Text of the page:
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Gedling MP Tom Randall defends agriculture bill vote on food standards


Gedling MP Tom Randall has revealed why he voted against an amendment to an Agriculture Bill – which critics are saying would have protected food standards in the UK following Brexit.

The Government bill came back before MPs on Monday with amendments which had been made by the House of Lords.

A condition was included that was designed to ensure that food imported into the UK would also have to meet the standards applied to food produced in the UK following Brexit.

However the amendment was voted down with Gedling MP Tom Randall being one of the Conservative MPs voting against it.

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Many have now voiced their concerns saying that the move will lead to poor standard food coming into the UK and also affect the livelihoods of farmers in the UK who have to meet the high standards in place.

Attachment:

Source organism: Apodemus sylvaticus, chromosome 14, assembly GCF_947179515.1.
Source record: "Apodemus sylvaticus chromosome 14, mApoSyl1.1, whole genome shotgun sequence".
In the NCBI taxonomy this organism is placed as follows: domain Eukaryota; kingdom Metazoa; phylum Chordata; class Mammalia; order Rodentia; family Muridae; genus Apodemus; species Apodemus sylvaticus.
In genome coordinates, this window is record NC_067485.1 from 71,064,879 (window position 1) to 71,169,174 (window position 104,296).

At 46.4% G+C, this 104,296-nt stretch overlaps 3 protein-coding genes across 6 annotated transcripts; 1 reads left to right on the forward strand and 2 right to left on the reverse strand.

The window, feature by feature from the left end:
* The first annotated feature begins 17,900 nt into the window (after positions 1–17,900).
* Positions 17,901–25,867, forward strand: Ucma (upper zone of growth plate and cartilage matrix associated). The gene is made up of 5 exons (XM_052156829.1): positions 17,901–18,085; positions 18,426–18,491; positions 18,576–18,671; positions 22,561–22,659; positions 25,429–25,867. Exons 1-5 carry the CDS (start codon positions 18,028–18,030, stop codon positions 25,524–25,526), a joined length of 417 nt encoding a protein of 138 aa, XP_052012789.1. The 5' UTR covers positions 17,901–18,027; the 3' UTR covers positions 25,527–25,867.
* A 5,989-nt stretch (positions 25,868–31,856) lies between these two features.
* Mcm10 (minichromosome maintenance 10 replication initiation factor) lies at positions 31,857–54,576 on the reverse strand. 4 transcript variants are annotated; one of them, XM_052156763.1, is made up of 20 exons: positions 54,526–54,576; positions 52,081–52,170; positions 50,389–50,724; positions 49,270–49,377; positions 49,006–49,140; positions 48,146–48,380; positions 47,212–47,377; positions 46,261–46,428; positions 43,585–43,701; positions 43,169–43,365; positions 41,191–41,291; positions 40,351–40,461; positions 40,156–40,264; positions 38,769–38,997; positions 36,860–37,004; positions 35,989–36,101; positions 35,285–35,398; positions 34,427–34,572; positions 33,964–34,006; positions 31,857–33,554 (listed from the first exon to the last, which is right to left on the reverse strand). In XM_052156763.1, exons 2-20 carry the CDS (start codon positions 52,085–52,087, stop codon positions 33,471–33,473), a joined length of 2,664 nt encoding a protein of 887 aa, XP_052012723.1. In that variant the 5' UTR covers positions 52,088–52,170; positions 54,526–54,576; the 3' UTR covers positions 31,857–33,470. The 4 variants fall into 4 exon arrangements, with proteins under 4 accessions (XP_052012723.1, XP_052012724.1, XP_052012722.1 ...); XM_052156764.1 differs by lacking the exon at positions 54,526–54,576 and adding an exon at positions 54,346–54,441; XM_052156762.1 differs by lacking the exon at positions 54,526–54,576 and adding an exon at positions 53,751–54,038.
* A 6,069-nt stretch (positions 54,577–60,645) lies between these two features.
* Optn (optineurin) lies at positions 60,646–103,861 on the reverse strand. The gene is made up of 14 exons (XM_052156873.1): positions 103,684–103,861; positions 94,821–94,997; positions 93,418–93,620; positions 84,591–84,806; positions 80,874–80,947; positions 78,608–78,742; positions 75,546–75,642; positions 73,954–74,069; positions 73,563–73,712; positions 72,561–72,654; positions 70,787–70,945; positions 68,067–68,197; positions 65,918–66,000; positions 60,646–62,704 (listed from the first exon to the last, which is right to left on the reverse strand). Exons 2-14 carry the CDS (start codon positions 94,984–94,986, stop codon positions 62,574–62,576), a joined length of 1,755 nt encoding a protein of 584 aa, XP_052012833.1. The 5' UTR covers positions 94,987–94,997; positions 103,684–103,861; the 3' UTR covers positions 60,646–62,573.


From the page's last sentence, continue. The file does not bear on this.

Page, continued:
Critics are saying that this could lead to lower quality meat products coming into the UK – such as chlorinated chicken – including those which are currently not allowed due to standards set by the EU.

Farmers in the UK are concerned that lower standards will lead to poor standard food coming into the country

But Mr Randall has responded saying that the necessary safeguards will still be in place to ensure food quality.

He told Gedling Eye: “The manifesto I stood on was clear that in all trade negotiations, our high environmental protection, animal welfare and food standards will not be compromised. The Government will stand firm in trade negotiations to ensure any deals live up to the values of our farmers and consumers.”

I am pleased that all food coming into this country will be required to meet existing import requirements. The EU Withdrawal Act transfers all existing EU food safety provisions, including existing import requirements, onto the UK statute book. These import standards include a ban on using artificial growth hormones in domestic and imported products and set out that no products, other than potable water, are approved to decontaminate poultry carcasses. Any changes to existing food safety legislation would require new legislation to be brought before Parliament.

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The overwhelming weight of political opinion is against us lowering our standards. We need to keep the same high standards on food and agriculture imports as we had in the EU. And that is exactly what the Government is doing.”

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